Statement in Observance of Hispanic Heritage Month

“Immersing myself in learning about other Latin and Hispanic cultures elevated my appreciation of the rich heritage that I share with the world.” –Dr. Borrero-Mejias

Clarimar Borrero-Mejias, MD, Co-Chair of the Diversity, Equity, and Inclusion (DEI) Taskforce, discusses what this month means to her through her experiences, and how she aims to prioritize and infuse Equity, Diversity, and Inclusion to enhance leadership and membership within the Society.

As an American citizen growing up outside of the United States (mainland), I do not recall celebrating Hispanic Heritage month with particular fervor. For me, in Puerto Rico, it was more about celebrating an insular “us.” When I moved to the mainland more than ten years ago, I became acutely aware of the sociocultural similarities and differences in my experiences compared to those who were born and raised or those who moved to this country from other Hispanic and Latin-American countries. Immersing myself in learning about other Latin and Hispanic cultures elevated my appreciation of the rich heritage that I share with the world. It is no longer an insular “us” but a global “us.” It is through identifying what unites us and what distinguishes us that I’ve grown. In this process of exploration and growth, I have learned that many Hispanic/Latinx patients and families in the US don’t speak English and their educational and socioeconomic status is an additional barrier to accessing equitable health care.

Consequently, I have embraced the opportunity to help my patients and families overcome these barriers by providing excellent care, communicating with patients in their native language, and advocating for the socioeconomic support they need and deserve. It is one of my greatest satisfactions and a privilege that I may not have experienced or recognized had I not moved to the US. With that, I believe that the impact of an individual’s efforts can be a catalyst to impact the lives of many people with headache disorders and other neurological disorders when we commit to collaborating.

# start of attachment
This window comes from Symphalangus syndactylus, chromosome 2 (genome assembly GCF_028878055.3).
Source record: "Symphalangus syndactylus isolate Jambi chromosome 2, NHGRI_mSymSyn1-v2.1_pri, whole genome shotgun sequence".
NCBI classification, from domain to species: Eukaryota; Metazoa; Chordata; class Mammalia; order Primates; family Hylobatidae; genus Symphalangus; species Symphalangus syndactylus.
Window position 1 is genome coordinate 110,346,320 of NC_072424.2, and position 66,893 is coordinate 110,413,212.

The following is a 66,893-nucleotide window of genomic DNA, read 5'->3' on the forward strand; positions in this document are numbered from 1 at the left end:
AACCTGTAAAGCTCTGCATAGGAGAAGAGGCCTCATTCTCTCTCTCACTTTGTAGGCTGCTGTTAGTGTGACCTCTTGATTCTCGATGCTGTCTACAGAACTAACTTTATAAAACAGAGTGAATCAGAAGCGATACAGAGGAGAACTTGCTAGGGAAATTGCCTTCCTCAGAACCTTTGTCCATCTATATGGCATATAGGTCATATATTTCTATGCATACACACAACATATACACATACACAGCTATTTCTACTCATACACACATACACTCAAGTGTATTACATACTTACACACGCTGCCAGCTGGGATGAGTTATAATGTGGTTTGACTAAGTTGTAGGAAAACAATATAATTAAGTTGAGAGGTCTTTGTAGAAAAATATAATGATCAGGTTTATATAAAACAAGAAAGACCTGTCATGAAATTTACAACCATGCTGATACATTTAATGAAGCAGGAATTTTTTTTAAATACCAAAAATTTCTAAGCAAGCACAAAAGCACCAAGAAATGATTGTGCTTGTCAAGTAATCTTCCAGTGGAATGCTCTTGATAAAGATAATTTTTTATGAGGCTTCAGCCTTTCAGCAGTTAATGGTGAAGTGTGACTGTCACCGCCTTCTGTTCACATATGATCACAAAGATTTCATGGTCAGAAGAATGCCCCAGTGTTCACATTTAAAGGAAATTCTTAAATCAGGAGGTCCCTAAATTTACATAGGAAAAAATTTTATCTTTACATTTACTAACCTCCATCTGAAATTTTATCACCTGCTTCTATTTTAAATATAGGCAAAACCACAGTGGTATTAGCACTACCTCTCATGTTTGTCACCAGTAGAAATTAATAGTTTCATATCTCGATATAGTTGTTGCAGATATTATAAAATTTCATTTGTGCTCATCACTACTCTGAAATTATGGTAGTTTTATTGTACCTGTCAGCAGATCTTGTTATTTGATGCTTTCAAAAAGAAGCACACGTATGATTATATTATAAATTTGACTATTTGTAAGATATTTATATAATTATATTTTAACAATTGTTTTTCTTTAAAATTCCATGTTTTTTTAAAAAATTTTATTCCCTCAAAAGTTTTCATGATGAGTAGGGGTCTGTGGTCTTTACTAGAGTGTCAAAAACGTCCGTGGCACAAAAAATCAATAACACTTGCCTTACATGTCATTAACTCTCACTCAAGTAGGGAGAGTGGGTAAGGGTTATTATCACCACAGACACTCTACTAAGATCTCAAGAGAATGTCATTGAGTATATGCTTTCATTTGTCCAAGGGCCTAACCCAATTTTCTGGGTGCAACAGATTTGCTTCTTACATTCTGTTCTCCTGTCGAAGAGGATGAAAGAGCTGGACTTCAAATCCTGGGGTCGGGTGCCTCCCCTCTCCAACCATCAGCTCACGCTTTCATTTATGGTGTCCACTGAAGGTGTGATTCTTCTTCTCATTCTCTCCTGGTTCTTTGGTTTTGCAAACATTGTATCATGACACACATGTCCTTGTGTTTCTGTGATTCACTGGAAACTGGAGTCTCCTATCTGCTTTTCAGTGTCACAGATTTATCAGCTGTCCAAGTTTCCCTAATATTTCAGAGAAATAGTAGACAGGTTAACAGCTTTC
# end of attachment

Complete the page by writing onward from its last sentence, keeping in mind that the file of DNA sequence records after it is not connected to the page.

As Co-Chairs of the AHS DEI Task Force, Dr. Cynthia Armand, Dr. Rebecca Wells, and I have had the privilege to work with talented and committed AHS members. Our mission is to Prioritize and Infuse Equity, Diversity, and Inclusion to enhance the leadership and membership of the AHS, provide equitable care and improve the lives of people with headache disorders. Through this collaboration, we have studied the ins and outs of our organization’s leadership, membership, and structure. We have identified opportunities for continued growth, and we have researched best practices for the development and implementation of DEI initiatives. To fulfill our organization’s mission and to support our members’ needs, we must attempt to fill in gaps in our knowledge about the demographic composition of our membership. Thus, in collaboration with the DEI TF, the AHS Membership Committee encourages all members to complete the AHS Demographic Survey. It takes less than 1 minute to answer this anonymous survey, so I encourage you and all members to take a minute and tell us who you are!

The late Ruth Bader Ginsburg said, “Women belong in all places where decisions are being made.” She also said, “We should not be held back from pursuing our full talents, from contributing what we could contribute to society, because we fit into a certain mold.” I am optimistic that the American Headache Society will continue breaking molds and creating spaces for everyone!

Clarimar Borrero-Mejias, MD
Pediatric Neurologist
Johns Hopkins All Children’s Hospital


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